Helpful Facts About ISAs You Need To Know
⚠️ Don’t invest in Stock & Shares or Innovative Finance ISAs unless you’re prepared to lose money. They are a high-risk investment. You may not be able to access your money easily and are unlikely to be protected if something goes wrong. Take 2 mins to learn more. https://lendwise.com/invest/education
The 2023/24 tax year is nearing closer and closer on April 6th. But for many people, the new tax year may be their first eligible ISA year and they won’t necessarily understand what ISAs are and their benefits.
If you’re looking to understand a little more about ISAs, we’ve put together a small guide to help you.
#1 What is an ISA?
‘ISA’ stands for Individual Savings Account. An ISA is part of a tax-free wrapper scheme which allows people to invest their money and earn capital gains without paying taxes.
The Government sets the annual ISA allowance limit each year. ISAs are provided by banks, building societies, insurers, asset managers and National Savings and Investments, which have to be authorised by the Financial Conduct Authority (FCA).
#2 What is an ISA Season?
An ISA season differs from a tax year. Many think the season correlates to a year, similar to sports. However, an ISA season lasts between one to two months. Many providers begin the season from February until the beginning of the new tax year. During the season, savers are encouraged to make the most of their remaining tax-free allowance before the end of the tax year, ending on April 5th.
#3 What is the ISA Annual Allowance Limit?
The Government sets the annual ISA Allowance each year, starting on April 6th and ending on April 5th.
For the remaining 2022/23 tax year, the allowance is £20,000 and an additional £9000 for Junior ISAs.
However, the ISA Allowance limit for the 2023/24 tax year has been again untouched for the sixth consecutive year at £20,000.
#4 How many types of ISAs are there?
You can choose between four different types of ISAs and you can diversify your allowance between them.
The four types of ISAs are:
- Cash ISA: Opened to all UK residents over 16, these include regular savings and fixed-rate Cash ISA.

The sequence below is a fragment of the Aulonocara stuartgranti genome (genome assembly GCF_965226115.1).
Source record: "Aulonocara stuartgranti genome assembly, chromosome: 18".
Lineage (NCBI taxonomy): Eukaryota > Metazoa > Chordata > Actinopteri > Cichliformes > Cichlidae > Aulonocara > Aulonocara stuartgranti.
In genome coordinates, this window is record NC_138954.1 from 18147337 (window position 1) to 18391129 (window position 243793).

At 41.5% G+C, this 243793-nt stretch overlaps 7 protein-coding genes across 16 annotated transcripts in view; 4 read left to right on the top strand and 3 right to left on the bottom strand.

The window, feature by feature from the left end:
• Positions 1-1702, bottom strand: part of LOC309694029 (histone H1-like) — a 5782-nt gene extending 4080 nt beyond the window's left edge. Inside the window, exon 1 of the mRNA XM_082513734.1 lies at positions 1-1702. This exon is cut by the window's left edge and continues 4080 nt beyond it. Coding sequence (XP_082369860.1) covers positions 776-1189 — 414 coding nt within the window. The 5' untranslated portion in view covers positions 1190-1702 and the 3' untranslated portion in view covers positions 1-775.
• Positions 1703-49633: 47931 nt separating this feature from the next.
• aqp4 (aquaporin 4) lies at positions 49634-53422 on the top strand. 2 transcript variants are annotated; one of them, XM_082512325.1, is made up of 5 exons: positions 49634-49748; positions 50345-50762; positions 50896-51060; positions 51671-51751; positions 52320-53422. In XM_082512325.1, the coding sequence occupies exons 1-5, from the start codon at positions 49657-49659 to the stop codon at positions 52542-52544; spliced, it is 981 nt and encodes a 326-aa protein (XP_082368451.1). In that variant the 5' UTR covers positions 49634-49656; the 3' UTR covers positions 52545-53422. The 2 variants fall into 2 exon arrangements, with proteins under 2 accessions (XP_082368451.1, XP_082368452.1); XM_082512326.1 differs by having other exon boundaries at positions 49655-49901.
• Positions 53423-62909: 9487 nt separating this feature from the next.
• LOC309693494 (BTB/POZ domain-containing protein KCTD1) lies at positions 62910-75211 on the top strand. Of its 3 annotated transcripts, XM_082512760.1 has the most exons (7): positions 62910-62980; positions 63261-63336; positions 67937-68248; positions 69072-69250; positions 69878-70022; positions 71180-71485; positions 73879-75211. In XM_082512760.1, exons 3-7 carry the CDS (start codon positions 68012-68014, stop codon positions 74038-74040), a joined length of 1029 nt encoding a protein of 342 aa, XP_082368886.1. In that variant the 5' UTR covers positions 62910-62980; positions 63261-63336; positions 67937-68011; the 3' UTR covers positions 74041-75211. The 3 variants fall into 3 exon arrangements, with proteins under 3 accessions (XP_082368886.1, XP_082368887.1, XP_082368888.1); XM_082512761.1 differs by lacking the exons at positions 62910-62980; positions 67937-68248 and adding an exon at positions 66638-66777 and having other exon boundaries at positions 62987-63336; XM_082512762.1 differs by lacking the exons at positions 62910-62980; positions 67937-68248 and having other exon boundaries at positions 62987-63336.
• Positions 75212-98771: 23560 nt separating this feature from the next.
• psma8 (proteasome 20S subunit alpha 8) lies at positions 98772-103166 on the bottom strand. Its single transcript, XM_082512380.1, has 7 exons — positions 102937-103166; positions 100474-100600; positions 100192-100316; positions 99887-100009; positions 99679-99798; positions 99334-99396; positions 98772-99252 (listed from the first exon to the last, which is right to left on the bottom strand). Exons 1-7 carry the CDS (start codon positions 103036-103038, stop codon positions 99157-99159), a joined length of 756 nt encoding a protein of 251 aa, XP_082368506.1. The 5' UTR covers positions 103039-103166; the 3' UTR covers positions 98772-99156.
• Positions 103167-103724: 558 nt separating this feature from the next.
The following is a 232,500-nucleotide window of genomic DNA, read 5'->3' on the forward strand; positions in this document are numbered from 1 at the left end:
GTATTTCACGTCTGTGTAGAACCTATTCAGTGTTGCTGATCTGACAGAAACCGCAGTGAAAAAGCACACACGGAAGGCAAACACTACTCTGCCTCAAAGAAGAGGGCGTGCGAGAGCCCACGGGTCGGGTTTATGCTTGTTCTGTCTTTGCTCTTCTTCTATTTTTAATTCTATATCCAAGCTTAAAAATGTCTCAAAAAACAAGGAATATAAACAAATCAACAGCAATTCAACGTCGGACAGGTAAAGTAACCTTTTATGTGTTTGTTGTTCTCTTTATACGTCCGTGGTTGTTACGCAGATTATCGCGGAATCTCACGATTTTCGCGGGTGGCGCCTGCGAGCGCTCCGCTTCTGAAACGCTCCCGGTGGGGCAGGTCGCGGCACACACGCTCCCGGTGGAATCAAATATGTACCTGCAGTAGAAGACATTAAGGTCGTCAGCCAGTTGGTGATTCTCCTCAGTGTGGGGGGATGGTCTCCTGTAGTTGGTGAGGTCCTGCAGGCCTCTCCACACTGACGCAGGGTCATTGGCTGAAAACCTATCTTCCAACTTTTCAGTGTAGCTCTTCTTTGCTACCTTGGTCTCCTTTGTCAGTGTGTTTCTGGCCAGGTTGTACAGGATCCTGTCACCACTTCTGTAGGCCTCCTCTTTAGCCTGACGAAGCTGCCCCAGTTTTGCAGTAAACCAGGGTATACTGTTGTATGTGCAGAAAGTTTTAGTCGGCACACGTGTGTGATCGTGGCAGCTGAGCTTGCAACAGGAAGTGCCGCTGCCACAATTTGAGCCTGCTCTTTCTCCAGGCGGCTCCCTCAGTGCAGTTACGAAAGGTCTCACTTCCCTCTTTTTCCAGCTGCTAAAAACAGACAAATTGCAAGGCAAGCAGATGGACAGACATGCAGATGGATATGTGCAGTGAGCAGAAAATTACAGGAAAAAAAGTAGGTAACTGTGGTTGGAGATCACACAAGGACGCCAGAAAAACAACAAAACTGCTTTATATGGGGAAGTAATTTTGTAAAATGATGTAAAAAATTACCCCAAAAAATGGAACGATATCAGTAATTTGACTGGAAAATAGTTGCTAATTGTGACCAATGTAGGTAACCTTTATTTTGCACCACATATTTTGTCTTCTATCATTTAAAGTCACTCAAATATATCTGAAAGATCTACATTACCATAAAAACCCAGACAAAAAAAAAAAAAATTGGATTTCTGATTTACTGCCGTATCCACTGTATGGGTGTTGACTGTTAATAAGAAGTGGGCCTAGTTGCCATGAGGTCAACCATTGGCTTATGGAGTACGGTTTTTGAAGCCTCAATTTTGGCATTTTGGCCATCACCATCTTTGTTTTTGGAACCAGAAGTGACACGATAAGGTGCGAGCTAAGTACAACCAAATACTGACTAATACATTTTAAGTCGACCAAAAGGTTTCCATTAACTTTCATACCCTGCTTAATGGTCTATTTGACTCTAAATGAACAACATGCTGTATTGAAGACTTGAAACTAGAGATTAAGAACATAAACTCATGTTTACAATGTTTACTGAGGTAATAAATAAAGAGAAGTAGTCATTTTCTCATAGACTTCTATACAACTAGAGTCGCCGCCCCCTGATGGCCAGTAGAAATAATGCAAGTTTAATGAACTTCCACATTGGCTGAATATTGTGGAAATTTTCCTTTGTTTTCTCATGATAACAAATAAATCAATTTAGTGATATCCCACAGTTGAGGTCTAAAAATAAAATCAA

- Stocks & Shares ISA: An stock market ISA version with no tax on gains and dividends. Opened to age 18 and above, any investments should be carefully considered as investments can rise and fall, and past performance is not guaranteed to succeed. *Your capital is at risk.
- Lifetime ISAs: An ISA designed for first-home buyers and/or savings for later in life. Only available for those between 18-39, but you can pay in before your 50th birthday. They have a contribution of £4000 per year and receive a 25% extra (up to £1000) from the Government.
- Innovative Finance ISA: A peer-to-peer lending account open to UK residents over 18. IFISA investments are classified as a high-risk-high-reward investment with average returns of 9% p.a.* *Your capital is at risk.
In addition, there is a separate Junior ISA you can open for each of your children.
- Junior ISA: Can be opened for each of your children up to the day before their 18th birthday. The child can take access to the account from the age of 16 and they can also remove all funds at 18.
#5 You can move your ISAs to other providers
One benefit of an ISA is you may choose to move any ISA into a brand new ISA with a different provider. In addition, you may also choose to combine an old Cash ISA with a brand new Cash ISA to centralise your investment.
#6 Are your investments protected by the FSCS?
Your investments in a Cash ISA or Stocks & Shares ISA are protected under the Financial Services Compensation Scheme (FSCS). The compensation was set up to protect investors in case providers go out of business, therefore you can claim up to £85,000 per provider (or £170,000 for a joint ISA).
However, an IFISA is not protected by the FSCS if a business goes out of business, so you may lose your investments.
#7 Returns are not taxable
Any gains or dividends you earn through an ISA are not subject to tax. This means that you won’t need to pay any tax when you withdraw your account. However, you will have to pay tax if use a non-ISA investment account.
#8 When did each ISA start
On the first day of the 1999/2000 tax year, ISA replaced the old Personal Equity Plans (PEPs) and the Tax-Exempt Special Savings Accounts (TESSAs). With this, Stocks & Shares ISA and the Cash ISA emerged.
In 2011, the Junior ISA became available for those under 18.
In 2015, the Help to Buy ISA was launched as a pre-Lifetime ISA. However, this ceased to exist in 2019.
In 2016, Innovative Finance ISA became available. With similarities to the Cash ISA and the Stocks & Share ISA, Innovative Finance ISA was designed with a peer-to-peer lending investment in mind.
Lastly, the Lifetime ISA became available for the 2017/18 tax year and fully replaced the Help to Buy ISA.
#9 How much can you invest?
Over time, the ISA allowance limit has increased. However, since 2017/18, the allowance has remained the same. The 2023/24 ISA Allowance limit is still questionable but it’s not yet been announced, their allowance is left blank.
History of the annual ISA allowance:
For more information about ISAs, visit the Government website on ISAs.